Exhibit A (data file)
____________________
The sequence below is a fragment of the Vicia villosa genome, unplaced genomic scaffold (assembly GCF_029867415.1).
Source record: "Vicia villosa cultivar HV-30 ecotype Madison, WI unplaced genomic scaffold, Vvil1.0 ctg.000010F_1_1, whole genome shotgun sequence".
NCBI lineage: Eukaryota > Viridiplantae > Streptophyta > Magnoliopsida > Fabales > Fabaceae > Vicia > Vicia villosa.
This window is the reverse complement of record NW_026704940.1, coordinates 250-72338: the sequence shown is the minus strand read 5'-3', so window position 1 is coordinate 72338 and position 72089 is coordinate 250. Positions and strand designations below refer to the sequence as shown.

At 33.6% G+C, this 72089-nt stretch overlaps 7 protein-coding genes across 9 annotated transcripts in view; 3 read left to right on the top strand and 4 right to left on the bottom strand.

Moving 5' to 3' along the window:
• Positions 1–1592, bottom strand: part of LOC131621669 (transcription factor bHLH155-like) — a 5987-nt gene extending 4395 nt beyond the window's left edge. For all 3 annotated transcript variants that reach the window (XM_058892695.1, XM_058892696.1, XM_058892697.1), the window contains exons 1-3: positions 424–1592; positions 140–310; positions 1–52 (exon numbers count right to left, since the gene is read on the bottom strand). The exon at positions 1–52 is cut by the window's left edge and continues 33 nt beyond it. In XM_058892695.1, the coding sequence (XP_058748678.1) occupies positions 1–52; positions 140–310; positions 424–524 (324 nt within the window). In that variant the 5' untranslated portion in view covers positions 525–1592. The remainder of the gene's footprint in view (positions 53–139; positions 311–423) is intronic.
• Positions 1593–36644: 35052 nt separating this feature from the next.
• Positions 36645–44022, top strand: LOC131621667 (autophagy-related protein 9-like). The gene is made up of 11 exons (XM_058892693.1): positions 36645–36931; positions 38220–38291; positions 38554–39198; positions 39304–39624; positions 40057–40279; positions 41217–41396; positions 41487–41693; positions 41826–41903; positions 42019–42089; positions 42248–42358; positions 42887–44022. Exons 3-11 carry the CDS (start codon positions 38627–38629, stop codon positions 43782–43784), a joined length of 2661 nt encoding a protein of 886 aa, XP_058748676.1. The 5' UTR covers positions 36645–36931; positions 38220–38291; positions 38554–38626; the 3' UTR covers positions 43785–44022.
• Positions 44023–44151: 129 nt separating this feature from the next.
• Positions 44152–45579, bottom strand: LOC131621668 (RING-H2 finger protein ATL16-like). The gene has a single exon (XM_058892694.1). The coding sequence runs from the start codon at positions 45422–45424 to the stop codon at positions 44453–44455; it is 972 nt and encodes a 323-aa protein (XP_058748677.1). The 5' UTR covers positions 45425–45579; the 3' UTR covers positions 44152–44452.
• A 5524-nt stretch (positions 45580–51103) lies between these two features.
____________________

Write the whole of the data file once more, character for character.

The sequence below is a fragment of the Vicia villosa genome, unplaced genomic scaffold (assembly GCF_029867415.1).
Source record: "Vicia villosa cultivar HV-30 ecotype Madison, WI unplaced genomic scaffold, Vvil1.0 ctg.000010F_1_1, whole genome shotgun sequence".
NCBI lineage: Eukaryota > Viridiplantae > Streptophyta > Magnoliopsida > Fabales > Fabaceae > Vicia > Vicia villosa.
This window is the reverse complement of record NW_026704940.1, coordinates 250-72338: the sequence shown is the minus strand read 5'-3', so window position 1 is coordinate 72338 and position 72089 is coordinate 250. Positions and strand designations below refer to the sequence as shown.

At 33.6% G+C, this 72089-nt stretch overlaps 7 protein-coding genes across 9 annotated transcripts in view; 3 read left to right on the top strand and 4 right to left on the bottom strand.

Moving 5' to 3' along the window:
• Positions 1–1592, bottom strand: part of LOC131621669 (transcription factor bHLH155-like) — a 5987-nt gene extending 4395 nt beyond the window's left edge. For all 3 annotated transcript variants that reach the window (XM_058892695.1, XM_058892696.1, XM_058892697.1), the window contains exons 1-3: positions 424–1592; positions 140–310; positions 1–52 (exon numbers count right to left, since the gene is read on the bottom strand). The exon at positions 1–52 is cut by the window's left edge and continues 33 nt beyond it. In XM_058892695.1, the coding sequence (XP_058748678.1) occupies positions 1–52; positions 140–310; positions 424–524 (324 nt within the window). In that variant the 5' untranslated portion in view covers positions 525–1592. The remainder of the gene's footprint in view (positions 53–139; positions 311–423) is intronic.
• Positions 1593–36644: 35052 nt separating this feature from the next.
• Positions 36645–44022, top strand: LOC131621667 (autophagy-related protein 9-like). The gene is made up of 11 exons (XM_058892693.1): positions 36645–36931; positions 38220–38291; positions 38554–39198; positions 39304–39624; positions 40057–40279; positions 41217–41396; positions 41487–41693; positions 41826–41903; positions 42019–42089; positions 42248–42358; positions 42887–44022. Exons 3-11 carry the CDS (start codon positions 38627–38629, stop codon positions 43782–43784), a joined length of 2661 nt encoding a protein of 886 aa, XP_058748676.1. The 5' UTR covers positions 36645–36931; positions 38220–38291; positions 38554–38626; the 3' UTR covers positions 43785–44022.
• Positions 44023–44151: 129 nt separating this feature from the next.
• Positions 44152–45579, bottom strand: LOC131621668 (RING-H2 finger protein ATL16-like). The gene has a single exon (XM_058892694.1). The coding sequence runs from the start codon at positions 45422–45424 to the stop codon at positions 44453–44455; it is 972 nt and encodes a 323-aa protein (XP_058748677.1). The 5' UTR covers positions 45425–45579; the 3' UTR covers positions 44152–44452.
• A 5524-nt stretch (positions 45580–51103) lies between these two features.